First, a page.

To say that the Predator is an icon is putting it mildly. He’s one of science fiction’s most recognizable creations: a B-movie testament to the power of imaginative creature design. And yet, while the Predator can absolutely break legs (and spines, and skulls), he simply cannot seem to catch a break when it comes to green-lighting sequels.
From subpar Alien crossovers to decades-long gaps in production, the Predator’s cinematic trajectory is slippery and full of setbacks. Indeed, if we’re being generous, the franchise boasts only one true hit, namely 1987’s Predator. And for those of you keeping score at home, it took 23 years and three more attempts before the franchise finally produced a decent sequel. Even then, 2010’s wildly under-appreciated Predators only received middling reviews and a lukewarm reception at the box office. Despite its demonstrated success as a big-screen baddie, the Predator just can’t catch a break.
Suffice to say, the question of how to make another Predator film has puzzled executives and screenwriters since the franchise’s inception. For every sequel that successfully clawed its way into movie theaters, there’s an unmade take that wowed on paper but floundered in development. Here’s a breakdown of all the Predator movies that never made it to the big screen.
The Hunt: Alien vs. Predator
The concept of pitting Xenomorphs against Predators first appeared in the anthology comic book series Dark Horse Presents in 1989. A year later, Predator 2 further indulged a showdown with an easter egg of a Xenomorph skull in a Predator trophy case.
But the "Alien versus Predator" concept didn’t make earnest moves toward the big screen until 1991, when future Hellboy co-writer Peter Briggs penned a spec script. As reported in Bloody Disgusting, Briggs’ proposed script coincided with studio interest from 20th Century Fox and literally sold overnight. Briggs’ initial draft, titled The Hunt: Alien vs Predator, adheres closely to the original Dark Horse comic penned by Randy Stradley. Taking place off-world and in the future, Briggs’ script focuses on a clan of Predators who use planets seeded with Xenomorph eggs as hunting grounds. As a challenge, their leader, Broken Tusk, includes a queen facehugger in the batch of eggs unleashed on the jungle planet Ryushi. As you’d imagine, this does not go well. Sure enough, the aliens quickly rip through the planet’s human colonists and indigenous animals, as well as the Predators themselves.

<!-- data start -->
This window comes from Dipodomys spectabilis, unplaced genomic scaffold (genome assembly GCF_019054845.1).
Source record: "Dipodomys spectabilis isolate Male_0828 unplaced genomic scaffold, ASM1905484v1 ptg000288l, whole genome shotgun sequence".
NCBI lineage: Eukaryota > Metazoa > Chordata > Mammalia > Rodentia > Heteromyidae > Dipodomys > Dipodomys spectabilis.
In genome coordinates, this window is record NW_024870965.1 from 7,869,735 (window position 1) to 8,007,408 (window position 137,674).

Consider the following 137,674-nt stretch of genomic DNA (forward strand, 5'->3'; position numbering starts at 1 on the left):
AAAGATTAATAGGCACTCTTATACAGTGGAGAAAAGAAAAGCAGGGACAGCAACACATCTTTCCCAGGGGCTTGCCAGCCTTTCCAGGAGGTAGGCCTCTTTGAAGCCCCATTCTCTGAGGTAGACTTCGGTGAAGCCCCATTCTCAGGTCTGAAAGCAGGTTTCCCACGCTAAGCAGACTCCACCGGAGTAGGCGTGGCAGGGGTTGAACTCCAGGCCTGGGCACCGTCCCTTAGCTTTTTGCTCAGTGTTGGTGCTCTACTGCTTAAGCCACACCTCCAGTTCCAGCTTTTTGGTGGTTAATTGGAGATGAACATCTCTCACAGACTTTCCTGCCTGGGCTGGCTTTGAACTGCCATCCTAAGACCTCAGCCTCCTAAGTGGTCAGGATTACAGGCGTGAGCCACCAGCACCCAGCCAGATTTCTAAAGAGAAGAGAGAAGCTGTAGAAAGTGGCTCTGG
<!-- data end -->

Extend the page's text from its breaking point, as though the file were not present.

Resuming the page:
In 1992, Aliens magazine reported that Roland Emmerich was attached to direct, though nothing came of it. A later article in Sci-Fi Universe Magazine specifies that Emmerich and his creative partner Dean Devlin were especially keen on the idea of the Predator-Alien hybrid only hinted at in Briggs’ draft. Fox effectively shelved the project in 1993 after producer Joe Roth left the studio. In 2002, producer John Davis rejected a treatment penned by James DeMonaco and Kevin Fox on the basis that, according to IGN, he wanted to set the film on Earth and move away from the Dark Horse comics.
A Predator period piece
At the end of Predator 2, an elder Predator gifts our hero Mike Harrigan (Danny Glover) with a trophy for being, well, heroic. While gargling at Harrigan to "take it," the Predator extends an antique pistol engraved with the inscription "Raphael Adolini 1715." It’s a memorable moment that hints at just how long the Predators have been terrorizing our planet. It also raises a whole swath of questions that, it turns out, were intended to find answers in a sequel that never materialized.
As brotherly director/writer duo Jim and John Thomas note in the Predator 2 director’s commentary, they were constantly toying around with the idea of a Predator film set on Earth in a time before modern weapons. "We played around on the set [with] doing something historical," the brothers recall. "Like, in a time where you had nothing but steam engines and flintlocks and you were up against something like [the Predator]. That could be fun."
The brothers’ idle (if very compelling) brainstorming sessions never materialized into anything concrete. To be fair, Predator 2‘s negative critical reception and disappointing box office returns weren’t exactly an incentive to immediately move forward on another sequel. And yet, while we were robbed of a big-screen Predator period piece, that didn’t stop Dark Horse Comics from picking up the Thomas brothers’ enticing engraved pistol and running with it. Published in July 1996 and written by Henry Gilroy, Predator: 1718 tells the story of Raphael Adolini, his pistol, and how the Predators in Predator 2 came to acquire it. Set in the Bermuda Triangle, the comic paints Adolini as a pirate captain suddenly faced with a rebellious crew and an unlikely alien ally. And you know what? If you flip the pages of the comic book really fast, you can pretend that 20th Century Fox had the wherewithal to turn Predator: 1718 into a movie.
Before earning his first screenwriting credit on 2010’s Predators, Alex Litvak worked at 20th Century Fox in the 1990s. As Litvak recalls on the AvP Galaxy podcast, the studio’s attitude at the time was that you couldn’t make another Predator movie without the original film’s star: Arnold Schwarzenegger. Responding to this limitation, Litvak pitched a sequel that envisioned the triumphant return of Schwarzenegger’s Major Alan "Dutch" Schaefer.
Litvak’s pitch took place directly after the events of the original Predator. As the script tells it, the whole affair from the first film has been classified and Dutch is living out his days in exile. Then, a Predator ship crashes at a remote location and the government taps Dutch to lead a spry team of commandos to investigate. When they finally reach the ship, a group of Predators emerge with one target: Dutch. He’s the one that got away. And they’ve come back to claim their prize.